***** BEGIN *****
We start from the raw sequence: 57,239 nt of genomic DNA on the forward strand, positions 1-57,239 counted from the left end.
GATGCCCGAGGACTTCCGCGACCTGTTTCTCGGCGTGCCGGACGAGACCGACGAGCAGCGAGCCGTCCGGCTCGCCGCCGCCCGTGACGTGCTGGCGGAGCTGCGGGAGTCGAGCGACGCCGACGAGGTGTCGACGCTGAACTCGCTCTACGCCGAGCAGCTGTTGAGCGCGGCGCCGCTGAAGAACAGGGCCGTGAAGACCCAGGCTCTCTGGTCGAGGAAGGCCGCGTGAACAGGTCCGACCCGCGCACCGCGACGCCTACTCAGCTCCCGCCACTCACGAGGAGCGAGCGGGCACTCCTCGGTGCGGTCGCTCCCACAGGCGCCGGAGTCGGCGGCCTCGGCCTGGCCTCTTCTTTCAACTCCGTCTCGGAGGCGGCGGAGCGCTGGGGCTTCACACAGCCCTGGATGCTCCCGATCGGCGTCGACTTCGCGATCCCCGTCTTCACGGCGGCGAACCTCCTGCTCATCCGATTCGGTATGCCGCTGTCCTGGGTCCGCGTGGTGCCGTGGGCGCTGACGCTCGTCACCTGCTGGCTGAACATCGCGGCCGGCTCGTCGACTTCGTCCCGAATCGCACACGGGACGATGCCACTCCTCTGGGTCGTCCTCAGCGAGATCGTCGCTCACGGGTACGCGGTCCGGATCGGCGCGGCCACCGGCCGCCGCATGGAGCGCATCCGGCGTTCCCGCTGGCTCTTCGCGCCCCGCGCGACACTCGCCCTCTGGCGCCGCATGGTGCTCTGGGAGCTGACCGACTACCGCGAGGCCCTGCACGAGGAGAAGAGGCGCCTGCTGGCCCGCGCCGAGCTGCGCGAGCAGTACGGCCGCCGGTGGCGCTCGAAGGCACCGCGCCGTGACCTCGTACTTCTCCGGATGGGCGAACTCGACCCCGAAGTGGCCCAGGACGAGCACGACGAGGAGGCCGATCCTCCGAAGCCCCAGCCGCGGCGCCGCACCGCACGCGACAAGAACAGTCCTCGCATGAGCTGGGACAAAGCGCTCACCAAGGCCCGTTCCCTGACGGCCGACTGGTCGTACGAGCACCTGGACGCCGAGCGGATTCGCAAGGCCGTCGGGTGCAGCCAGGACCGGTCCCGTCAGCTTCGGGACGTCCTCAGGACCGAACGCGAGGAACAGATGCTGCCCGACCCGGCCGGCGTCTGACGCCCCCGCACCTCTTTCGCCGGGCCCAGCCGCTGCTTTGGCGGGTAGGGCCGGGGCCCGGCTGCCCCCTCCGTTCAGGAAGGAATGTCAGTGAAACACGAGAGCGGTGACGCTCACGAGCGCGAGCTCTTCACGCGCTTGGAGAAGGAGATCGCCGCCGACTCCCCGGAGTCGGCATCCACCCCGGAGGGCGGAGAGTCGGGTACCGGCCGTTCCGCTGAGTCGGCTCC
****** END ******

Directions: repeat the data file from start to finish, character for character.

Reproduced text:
We start from the raw sequence: 57,239 nt of genomic DNA on the forward strand, positions 1-57,239 counted from the left end.
GATGCCCGAGGACTTCCGCGACCTGTTTCTCGGCGTGCCGGACGAGACCGACGAGCAGCGAGCCGTCCGGCTCGCCGCCGCCCGTGACGTGCTGGCGGAGCTGCGGGAGTCGAGCGACGCCGACGAGGTGTCGACGCTGAACTCGCTCTACGCCGAGCAGCTGTTGAGCGCGGCGCCGCTGAAGAACAGGGCCGTGAAGACCCAGGCTCTCTGGTCGAGGAAGGCCGCGTGAACAGGTCCGACCCGCGCACCGCGACGCCTACTCAGCTCCCGCCACTCACGAGGAGCGAGCGGGCACTCCTCGGTGCGGTCGCTCCCACAGGCGCCGGAGTCGGCGGCCTCGGCCTGGCCTCTTCTTTCAACTCCGTCTCGGAGGCGGCGGAGCGCTGGGGCTTCACACAGCCCTGGATGCTCCCGATCGGCGTCGACTTCGCGATCCCCGTCTTCACGGCGGCGAACCTCCTGCTCATCCGATTCGGTATGCCGCTGTCCTGGGTCCGCGTGGTGCCGTGGGCGCTGACGCTCGTCACCTGCTGGCTGAACATCGCGGCCGGCTCGTCGACTTCGTCCCGAATCGCACACGGGACGATGCCACTCCTCTGGGTCGTCCTCAGCGAGATCGTCGCTCACGGGTACGCGGTCCGGATCGGCGCGGCCACCGGCCGCCGCATGGAGCGCATCCGGCGTTCCCGCTGGCTCTTCGCGCCCCGCGCGACACTCGCCCTCTGGCGCCGCATGGTGCTCTGGGAGCTGACCGACTACCGCGAGGCCCTGCACGAGGAGAAGAGGCGCCTGCTGGCCCGCGCCGAGCTGCGCGAGCAGTACGGCCGCCGGTGGCGCTCGAAGGCACCGCGCCGTGACCTCGTACTTCTCCGGATGGGCGAACTCGACCCCGAAGTGGCCCAGGACGAGCACGACGAGGAGGCCGATCCTCCGAAGCCCCAGCCGCGGCGCCGCACCGCACGCGACAAGAACAGTCCTCGCATGAGCTGGGACAAAGCGCTCACCAAGGCCCGTTCCCTGACGGCCGACTGGTCGTACGAGCACCTGGACGCCGAGCGGATTCGCAAGGCCGTCGGGTGCAGCCAGGACCGGTCCCGTCAGCTTCGGGACGTCCTCAGGACCGAACGCGAGGAACAGATGCTGCCCGACCCGGCCGGCGTCTGACGCCCCCGCACCTCTTTCGCCGGGCCCAGCCGCTGCTTTGGCGGGTAGGGCCGGGGCCCGGCTGCCCCCTCCGTTCAGGAAGGAATGTCAGTGAAACACGAGAGCGGTGACGCTCACGAGCGCGAGCTCTTCACGCGCTTGGAGAAGGAGATCGCCGCCGACTCCCCGGAGTCGGCATCCACCCCGGAGGGCGGAGAGTCGGGTACCGGCCGTTCCGCTGAGTCGGCTCC